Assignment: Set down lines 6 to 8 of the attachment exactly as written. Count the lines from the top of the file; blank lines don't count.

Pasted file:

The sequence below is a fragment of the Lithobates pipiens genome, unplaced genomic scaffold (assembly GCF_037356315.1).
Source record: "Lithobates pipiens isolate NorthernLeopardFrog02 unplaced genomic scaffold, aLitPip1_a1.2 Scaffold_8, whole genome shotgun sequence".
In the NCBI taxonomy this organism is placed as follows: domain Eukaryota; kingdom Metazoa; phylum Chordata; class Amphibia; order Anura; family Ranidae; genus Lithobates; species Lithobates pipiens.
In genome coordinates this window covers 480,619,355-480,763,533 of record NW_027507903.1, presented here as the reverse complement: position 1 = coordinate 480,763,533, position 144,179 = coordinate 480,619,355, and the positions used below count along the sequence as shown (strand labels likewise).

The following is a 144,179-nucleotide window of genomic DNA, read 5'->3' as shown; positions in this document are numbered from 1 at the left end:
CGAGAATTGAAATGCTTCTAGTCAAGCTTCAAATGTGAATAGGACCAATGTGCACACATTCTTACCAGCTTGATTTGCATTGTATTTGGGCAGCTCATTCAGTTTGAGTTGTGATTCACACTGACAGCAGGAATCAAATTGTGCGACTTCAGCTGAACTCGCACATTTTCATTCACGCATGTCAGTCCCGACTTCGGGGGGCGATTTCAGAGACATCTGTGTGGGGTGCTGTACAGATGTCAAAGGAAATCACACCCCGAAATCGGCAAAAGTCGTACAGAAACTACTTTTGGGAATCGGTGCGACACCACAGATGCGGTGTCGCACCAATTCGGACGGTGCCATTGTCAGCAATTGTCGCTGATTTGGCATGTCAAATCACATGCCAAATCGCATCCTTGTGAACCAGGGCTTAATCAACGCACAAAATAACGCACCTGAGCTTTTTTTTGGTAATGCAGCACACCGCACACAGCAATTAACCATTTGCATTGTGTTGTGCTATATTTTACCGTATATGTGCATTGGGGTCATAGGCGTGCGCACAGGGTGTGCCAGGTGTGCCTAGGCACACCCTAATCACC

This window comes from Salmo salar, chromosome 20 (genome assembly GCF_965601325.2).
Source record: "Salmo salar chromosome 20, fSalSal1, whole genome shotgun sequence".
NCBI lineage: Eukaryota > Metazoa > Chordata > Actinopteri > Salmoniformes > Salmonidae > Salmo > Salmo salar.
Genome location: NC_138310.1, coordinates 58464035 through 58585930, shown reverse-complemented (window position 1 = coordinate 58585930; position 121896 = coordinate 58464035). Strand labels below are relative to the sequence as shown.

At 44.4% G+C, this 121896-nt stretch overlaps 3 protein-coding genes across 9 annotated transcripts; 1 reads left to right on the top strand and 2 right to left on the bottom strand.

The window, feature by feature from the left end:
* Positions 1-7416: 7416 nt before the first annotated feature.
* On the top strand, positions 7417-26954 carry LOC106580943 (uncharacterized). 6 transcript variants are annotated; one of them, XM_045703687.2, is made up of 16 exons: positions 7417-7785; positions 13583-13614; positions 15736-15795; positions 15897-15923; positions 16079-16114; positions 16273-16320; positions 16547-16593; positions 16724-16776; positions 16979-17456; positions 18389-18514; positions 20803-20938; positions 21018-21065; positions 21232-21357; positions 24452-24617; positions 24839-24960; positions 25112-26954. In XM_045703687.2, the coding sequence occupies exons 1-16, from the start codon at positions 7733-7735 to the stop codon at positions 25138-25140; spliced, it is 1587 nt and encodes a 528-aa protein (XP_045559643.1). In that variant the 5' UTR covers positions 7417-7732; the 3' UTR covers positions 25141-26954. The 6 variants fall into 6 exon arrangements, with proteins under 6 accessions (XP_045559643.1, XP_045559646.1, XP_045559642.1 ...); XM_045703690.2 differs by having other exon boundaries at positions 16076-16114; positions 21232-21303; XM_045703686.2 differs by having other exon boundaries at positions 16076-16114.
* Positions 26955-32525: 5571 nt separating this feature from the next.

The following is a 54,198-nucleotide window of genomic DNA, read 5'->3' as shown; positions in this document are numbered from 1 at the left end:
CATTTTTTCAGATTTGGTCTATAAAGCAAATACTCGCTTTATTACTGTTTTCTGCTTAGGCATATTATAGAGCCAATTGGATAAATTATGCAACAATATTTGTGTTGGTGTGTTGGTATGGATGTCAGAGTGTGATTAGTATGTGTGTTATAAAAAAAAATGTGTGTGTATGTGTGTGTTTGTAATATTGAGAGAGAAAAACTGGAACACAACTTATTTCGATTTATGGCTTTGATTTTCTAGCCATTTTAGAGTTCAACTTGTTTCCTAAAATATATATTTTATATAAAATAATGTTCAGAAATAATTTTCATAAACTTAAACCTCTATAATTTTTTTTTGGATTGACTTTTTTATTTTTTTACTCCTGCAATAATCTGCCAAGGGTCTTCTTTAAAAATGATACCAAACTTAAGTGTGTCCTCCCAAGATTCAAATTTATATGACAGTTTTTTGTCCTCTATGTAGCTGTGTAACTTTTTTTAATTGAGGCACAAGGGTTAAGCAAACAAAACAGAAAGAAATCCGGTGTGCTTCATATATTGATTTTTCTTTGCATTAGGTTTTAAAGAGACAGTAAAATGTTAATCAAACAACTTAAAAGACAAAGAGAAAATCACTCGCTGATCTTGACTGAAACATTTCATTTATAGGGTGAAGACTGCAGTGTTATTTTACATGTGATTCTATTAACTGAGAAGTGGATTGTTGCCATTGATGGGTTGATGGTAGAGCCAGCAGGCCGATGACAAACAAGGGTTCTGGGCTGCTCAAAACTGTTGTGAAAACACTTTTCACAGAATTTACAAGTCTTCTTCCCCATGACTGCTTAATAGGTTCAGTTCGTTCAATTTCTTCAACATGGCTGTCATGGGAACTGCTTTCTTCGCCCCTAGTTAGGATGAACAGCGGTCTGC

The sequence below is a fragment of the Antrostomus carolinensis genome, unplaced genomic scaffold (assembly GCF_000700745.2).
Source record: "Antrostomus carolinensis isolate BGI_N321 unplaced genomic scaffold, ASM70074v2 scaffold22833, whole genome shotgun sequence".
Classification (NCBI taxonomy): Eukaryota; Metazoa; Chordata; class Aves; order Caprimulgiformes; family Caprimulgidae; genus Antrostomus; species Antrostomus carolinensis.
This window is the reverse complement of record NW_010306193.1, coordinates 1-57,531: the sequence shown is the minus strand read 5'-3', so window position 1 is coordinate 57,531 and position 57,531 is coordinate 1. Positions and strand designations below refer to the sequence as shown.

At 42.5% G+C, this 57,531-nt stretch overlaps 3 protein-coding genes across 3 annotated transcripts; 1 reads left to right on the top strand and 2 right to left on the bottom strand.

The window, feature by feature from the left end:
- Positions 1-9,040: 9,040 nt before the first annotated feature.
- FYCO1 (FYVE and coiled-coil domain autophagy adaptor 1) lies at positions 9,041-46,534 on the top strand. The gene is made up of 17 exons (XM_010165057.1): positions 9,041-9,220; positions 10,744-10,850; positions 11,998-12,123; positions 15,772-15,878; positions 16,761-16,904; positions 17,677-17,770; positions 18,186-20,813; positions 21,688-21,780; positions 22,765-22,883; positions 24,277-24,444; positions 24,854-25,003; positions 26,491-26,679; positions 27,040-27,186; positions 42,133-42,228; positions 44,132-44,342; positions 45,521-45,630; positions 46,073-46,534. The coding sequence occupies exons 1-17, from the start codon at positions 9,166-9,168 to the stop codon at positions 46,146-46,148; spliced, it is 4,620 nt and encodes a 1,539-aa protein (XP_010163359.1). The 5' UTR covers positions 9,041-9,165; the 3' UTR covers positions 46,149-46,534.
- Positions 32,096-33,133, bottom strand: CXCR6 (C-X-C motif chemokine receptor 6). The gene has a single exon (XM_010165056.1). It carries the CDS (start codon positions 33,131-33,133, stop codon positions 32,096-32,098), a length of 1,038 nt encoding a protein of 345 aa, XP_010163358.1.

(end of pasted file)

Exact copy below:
CGAGAATTGAAATGCTTCTAGTCAAGCTTCAAATGTGAATAGGACCAATGTGCACACATTCTTACCAGCTTGATTTGCATTGTATTTGGGCAGCTCATTCAGTTTGAGTTGTGATTCACACTGACAGCAGGAATCAAATTGTGCGACTTCAGCTGAACTCGCACATTTTCATTCACGCATGTCAGTCCCGACTTCGGGGGGCGATTTCAGAGACATCTGTGTGGGGTGCTGTACAGATGTCAAAGGAAATCACACCCCGAAATCGGCAAAAGTCGTACAGAAACTACTTTTGGGAATCGGTGCGACACCACAGATGCGGTGTCGCACCAATTCGGACGGTGCCATTGTCAGCAATTGTCGCTGATTTGGCATGTCAAATCACATGCCAAATCGCATCCTTGTGAACCAGGGCTTAATCAACGCACAAAATAACGCACCTGAGCTTTTTTTTGGTAATGCAGCACACCGCACACAGCAATTAACCATTTGCATTGTGTTGTGCTATATTTTACCGTATATGTGCATTGGGGTCATAGGCGTGCGCACAGGGTGTGCCAGGTGTGCCTAGGCACACCCTAATCACC

This window comes from Salmo salar, chromosome 20 (genome assembly GCF_965601325.2).
Source record: "Salmo salar chromosome 20, fSalSal1, whole genome shotgun sequence".